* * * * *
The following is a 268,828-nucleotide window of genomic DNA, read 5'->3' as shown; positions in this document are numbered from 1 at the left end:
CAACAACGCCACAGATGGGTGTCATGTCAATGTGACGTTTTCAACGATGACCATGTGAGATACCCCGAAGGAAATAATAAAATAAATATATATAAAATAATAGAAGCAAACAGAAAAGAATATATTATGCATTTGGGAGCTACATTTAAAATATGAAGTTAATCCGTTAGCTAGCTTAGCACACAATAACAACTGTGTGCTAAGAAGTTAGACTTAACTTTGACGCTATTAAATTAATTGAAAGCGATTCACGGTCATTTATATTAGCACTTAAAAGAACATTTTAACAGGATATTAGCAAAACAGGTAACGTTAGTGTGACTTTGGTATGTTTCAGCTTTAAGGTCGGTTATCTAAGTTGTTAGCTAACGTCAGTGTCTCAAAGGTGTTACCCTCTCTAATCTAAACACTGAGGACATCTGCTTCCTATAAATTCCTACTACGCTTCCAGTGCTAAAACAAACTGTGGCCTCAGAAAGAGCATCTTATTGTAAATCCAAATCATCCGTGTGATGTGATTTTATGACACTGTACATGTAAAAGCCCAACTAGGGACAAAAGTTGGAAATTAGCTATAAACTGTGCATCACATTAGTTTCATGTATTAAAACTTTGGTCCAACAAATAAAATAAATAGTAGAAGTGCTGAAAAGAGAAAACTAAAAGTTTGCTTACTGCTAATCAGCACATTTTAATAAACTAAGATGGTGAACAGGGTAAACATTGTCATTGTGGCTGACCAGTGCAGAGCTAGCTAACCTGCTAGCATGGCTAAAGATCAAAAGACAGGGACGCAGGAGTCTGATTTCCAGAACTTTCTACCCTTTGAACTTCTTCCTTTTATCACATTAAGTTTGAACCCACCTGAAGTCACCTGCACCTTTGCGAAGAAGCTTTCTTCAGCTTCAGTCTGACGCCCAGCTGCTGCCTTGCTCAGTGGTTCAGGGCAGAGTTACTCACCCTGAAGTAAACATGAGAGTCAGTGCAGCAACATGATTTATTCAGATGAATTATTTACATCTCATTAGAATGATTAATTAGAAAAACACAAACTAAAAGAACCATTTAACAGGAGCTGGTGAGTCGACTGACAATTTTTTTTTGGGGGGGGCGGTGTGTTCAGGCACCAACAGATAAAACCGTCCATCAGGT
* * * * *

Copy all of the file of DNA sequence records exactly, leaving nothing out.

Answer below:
The following is a 268,828-nucleotide window of genomic DNA, read 5'->3' as shown; positions in this document are numbered from 1 at the left end:
CAACAACGCCACAGATGGGTGTCATGTCAATGTGACGTTTTCAACGATGACCATGTGAGATACCCCGAAGGAAATAATAAAATAAATATATATAAAATAATAGAAGCAAACAGAAAAGAATATATTATGCATTTGGGAGCTACATTTAAAATATGAAGTTAATCCGTTAGCTAGCTTAGCACACAATAACAACTGTGTGCTAAGAAGTTAGACTTAACTTTGACGCTATTAAATTAATTGAAAGCGATTCACGGTCATTTATATTAGCACTTAAAAGAACATTTTAACAGGATATTAGCAAAACAGGTAACGTTAGTGTGACTTTGGTATGTTTCAGCTTTAAGGTCGGTTATCTAAGTTGTTAGCTAACGTCAGTGTCTCAAAGGTGTTACCCTCTCTAATCTAAACACTGAGGACATCTGCTTCCTATAAATTCCTACTACGCTTCCAGTGCTAAAACAAACTGTGGCCTCAGAAAGAGCATCTTATTGTAAATCCAAATCATCCGTGTGATGTGATTTTATGACACTGTACATGTAAAAGCCCAACTAGGGACAAAAGTTGGAAATTAGCTATAAACTGTGCATCACATTAGTTTCATGTATTAAAACTTTGGTCCAACAAATAAAATAAATAGTAGAAGTGCTGAAAAGAGAAAACTAAAAGTTTGCTTACTGCTAATCAGCACATTTTAATAAACTAAGATGGTGAACAGGGTAAACATTGTCATTGTGGCTGACCAGTGCAGAGCTAGCTAACCTGCTAGCATGGCTAAAGATCAAAAGACAGGGACGCAGGAGTCTGATTTCCAGAACTTTCTACCCTTTGAACTTCTTCCTTTTATCACATTAAGTTTGAACCCACCTGAAGTCACCTGCACCTTTGCGAAGAAGCTTTCTTCAGCTTCAGTCTGACGCCCAGCTGCTGCCTTGCTCAGTGGTTCAGGGCAGAGTTACTCACCCTGAAGTAAACATGAGAGTCAGTGCAGCAACATGATTTATTCAGATGAATTATTTACATCTCATTAGAATGATTAATTAGAAAAACACAAACTAAAAGAACCATTTAACAGGAGCTGGTGAGTCGACTGACAATTTTTTTTTGGGGGGGGCGGTGTGTTCAGGCACCAACAGATAAAACCGTCCATCAGGT